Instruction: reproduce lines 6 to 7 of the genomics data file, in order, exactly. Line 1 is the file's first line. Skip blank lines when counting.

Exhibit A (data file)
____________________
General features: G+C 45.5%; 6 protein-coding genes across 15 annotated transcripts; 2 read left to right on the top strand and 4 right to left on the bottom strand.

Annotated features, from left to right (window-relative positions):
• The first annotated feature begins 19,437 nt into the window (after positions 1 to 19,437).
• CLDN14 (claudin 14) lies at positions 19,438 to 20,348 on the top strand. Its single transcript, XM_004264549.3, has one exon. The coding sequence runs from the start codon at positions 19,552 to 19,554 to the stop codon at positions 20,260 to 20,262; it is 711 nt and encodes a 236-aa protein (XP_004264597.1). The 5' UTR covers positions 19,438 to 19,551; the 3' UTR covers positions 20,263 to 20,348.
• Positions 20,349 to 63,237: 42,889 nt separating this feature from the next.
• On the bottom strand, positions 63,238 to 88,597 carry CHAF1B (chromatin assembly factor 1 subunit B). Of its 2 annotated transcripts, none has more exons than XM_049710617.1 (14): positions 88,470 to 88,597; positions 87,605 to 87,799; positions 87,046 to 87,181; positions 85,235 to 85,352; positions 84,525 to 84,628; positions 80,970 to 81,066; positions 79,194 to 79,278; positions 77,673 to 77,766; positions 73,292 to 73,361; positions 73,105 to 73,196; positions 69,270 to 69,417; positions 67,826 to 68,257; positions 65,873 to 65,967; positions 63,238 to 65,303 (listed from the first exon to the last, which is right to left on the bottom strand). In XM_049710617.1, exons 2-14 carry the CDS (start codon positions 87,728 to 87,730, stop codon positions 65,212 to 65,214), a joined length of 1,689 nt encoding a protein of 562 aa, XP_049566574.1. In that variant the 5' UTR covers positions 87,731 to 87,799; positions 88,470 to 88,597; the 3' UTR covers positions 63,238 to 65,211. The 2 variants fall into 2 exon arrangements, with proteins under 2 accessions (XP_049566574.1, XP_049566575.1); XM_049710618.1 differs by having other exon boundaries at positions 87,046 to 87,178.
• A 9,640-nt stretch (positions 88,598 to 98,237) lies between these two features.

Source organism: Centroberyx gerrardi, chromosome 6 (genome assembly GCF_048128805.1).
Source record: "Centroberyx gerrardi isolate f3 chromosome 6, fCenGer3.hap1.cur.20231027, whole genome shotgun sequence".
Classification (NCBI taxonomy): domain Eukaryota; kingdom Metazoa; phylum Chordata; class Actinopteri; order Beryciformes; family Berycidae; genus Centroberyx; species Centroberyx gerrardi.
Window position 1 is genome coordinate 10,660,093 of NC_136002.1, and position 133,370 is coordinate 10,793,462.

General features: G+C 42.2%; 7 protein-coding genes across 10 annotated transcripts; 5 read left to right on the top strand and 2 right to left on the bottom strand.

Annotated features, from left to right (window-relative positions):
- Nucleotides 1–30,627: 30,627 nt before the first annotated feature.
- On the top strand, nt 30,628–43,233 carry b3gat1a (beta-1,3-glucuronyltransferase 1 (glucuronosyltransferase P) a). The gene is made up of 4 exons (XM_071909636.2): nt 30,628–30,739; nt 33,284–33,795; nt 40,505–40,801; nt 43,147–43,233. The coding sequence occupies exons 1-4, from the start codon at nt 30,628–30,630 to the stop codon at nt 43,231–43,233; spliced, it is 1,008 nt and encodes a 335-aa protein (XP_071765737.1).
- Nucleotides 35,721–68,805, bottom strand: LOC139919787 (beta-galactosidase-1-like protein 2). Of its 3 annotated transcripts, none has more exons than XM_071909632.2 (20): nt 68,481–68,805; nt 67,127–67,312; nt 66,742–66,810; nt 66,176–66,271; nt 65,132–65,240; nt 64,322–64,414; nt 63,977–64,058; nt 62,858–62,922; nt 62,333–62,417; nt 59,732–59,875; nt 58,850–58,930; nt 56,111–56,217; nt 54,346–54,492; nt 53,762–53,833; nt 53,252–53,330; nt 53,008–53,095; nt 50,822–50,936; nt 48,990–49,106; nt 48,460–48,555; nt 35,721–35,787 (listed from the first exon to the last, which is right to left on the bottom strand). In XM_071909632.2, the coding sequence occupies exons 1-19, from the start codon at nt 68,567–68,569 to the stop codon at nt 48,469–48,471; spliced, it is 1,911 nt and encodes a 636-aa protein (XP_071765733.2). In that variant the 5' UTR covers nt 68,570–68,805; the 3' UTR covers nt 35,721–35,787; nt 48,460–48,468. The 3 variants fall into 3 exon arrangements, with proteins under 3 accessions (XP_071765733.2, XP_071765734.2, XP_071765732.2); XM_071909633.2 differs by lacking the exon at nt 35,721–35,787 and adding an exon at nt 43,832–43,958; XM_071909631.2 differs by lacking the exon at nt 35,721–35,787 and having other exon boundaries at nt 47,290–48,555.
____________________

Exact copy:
• On the bottom strand, positions 63,238 to 88,597 carry CHAF1B (chromatin assembly factor 1 subunit B). Of its 2 annotated transcripts, none has more exons than XM_049710617.1 (14): positions 88,470 to 88,597; positions 87,605 to 87,799; positions 87,046 to 87,181; positions 85,235 to 85,352; positions 84,525 to 84,628; positions 80,970 to 81,066; positions 79,194 to 79,278; positions 77,673 to 77,766; positions 73,292 to 73,361; positions 73,105 to 73,196; positions 69,270 to 69,417; positions 67,826 to 68,257; positions 65,873 to 65,967; positions 63,238 to 65,303 (listed from the first exon to the last, which is right to left on the bottom strand). In XM_049710617.1, exons 2-14 carry the CDS (start codon positions 87,728 to 87,730, stop codon positions 65,212 to 65,214), a joined length of 1,689 nt encoding a protein of 562 aa, XP_049566574.1. In that variant the 5' UTR covers positions 87,731 to 87,799; positions 88,470 to 88,597; the 3' UTR covers positions 63,238 to 65,211. The 2 variants fall into 2 exon arrangements, with proteins under 2 accessions (XP_049566574.1, XP_049566575.1); XM_049710618.1 differs by having other exon boundaries at positions 87,046 to 87,178.
• A 9,640-nt stretch (positions 88,598 to 98,237) lies between these two features.